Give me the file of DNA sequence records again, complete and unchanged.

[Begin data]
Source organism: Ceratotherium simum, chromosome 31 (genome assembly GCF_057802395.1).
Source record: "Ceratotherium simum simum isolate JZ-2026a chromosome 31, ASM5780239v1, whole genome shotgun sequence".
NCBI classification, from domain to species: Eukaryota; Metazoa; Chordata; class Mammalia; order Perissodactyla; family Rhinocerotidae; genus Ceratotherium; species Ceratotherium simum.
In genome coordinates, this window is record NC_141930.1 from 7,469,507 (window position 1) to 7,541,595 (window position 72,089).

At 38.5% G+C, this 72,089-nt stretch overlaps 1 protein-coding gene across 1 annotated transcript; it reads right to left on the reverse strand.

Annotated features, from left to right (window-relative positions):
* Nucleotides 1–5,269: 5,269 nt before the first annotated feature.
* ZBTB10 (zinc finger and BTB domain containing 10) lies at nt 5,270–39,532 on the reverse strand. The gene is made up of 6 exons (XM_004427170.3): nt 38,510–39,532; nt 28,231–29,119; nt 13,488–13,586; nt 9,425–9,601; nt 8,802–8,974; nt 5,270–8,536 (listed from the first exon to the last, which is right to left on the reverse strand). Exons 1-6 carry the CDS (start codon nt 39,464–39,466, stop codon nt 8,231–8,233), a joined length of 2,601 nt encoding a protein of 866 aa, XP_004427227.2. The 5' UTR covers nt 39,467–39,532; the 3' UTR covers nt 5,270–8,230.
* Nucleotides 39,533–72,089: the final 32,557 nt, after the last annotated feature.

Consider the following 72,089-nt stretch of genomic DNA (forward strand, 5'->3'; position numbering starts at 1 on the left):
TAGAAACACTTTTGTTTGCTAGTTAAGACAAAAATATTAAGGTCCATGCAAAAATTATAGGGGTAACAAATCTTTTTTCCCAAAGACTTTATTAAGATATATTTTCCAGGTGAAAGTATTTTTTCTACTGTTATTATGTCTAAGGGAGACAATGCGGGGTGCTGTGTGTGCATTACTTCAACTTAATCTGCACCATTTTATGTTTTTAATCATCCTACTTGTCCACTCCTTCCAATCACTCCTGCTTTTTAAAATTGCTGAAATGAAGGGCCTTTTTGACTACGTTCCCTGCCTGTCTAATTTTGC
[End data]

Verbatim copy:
Source organism: Ceratotherium simum, chromosome 31 (genome assembly GCF_057802395.1).
Source record: "Ceratotherium simum simum isolate JZ-2026a chromosome 31, ASM5780239v1, whole genome shotgun sequence".
NCBI classification, from domain to species: Eukaryota; Metazoa; Chordata; class Mammalia; order Perissodactyla; family Rhinocerotidae; genus Ceratotherium; species Ceratotherium simum.
In genome coordinates, this window is record NC_141930.1 from 7,469,507 (window position 1) to 7,541,595 (window position 72,089).

At 38.5% G+C, this 72,089-nt stretch overlaps 1 protein-coding gene across 1 annotated transcript; it reads right to left on the reverse strand.

Annotated features, from left to right (window-relative positions):
* Nucleotides 1–5,269: 5,269 nt before the first annotated feature.
* ZBTB10 (zinc finger and BTB domain containing 10) lies at nt 5,270–39,532 on the reverse strand. The gene is made up of 6 exons (XM_004427170.3): nt 38,510–39,532; nt 28,231–29,119; nt 13,488–13,586; nt 9,425–9,601; nt 8,802–8,974; nt 5,270–8,536 (listed from the first exon to the last, which is right to left on the reverse strand). Exons 1-6 carry the CDS (start codon nt 39,464–39,466, stop codon nt 8,231–8,233), a joined length of 2,601 nt encoding a protein of 866 aa, XP_004427227.2. The 5' UTR covers nt 39,467–39,532; the 3' UTR covers nt 5,270–8,230.
* Nucleotides 39,533–72,089: the final 32,557 nt, after the last annotated feature.

Consider the following 72,089-nt stretch of genomic DNA (forward strand, 5'->3'; position numbering starts at 1 on the left):
TAGAAACACTTTTGTTTGCTAGTTAAGACAAAAATATTAAGGTCCATGCAAAAATTATAGGGGTAACAAATCTTTTTTCCCAAAGACTTTATTAAGATATATTTTCCAGGTGAAAGTATTTTTTCTACTGTTATTATGTCTAAGGGAGACAATGCGGGGTGCTGTGTGTGCATTACTTCAACTTAATCTGCACCATTTTATGTTTTTAATCATCCTACTTGTCCACTCCTTCCAATCACTCCTGCTTTTTAAAATTGCTGAAATGAAGGGCCTTTTTGACTACGTTCCCTGCCTGTCTAATTTTGC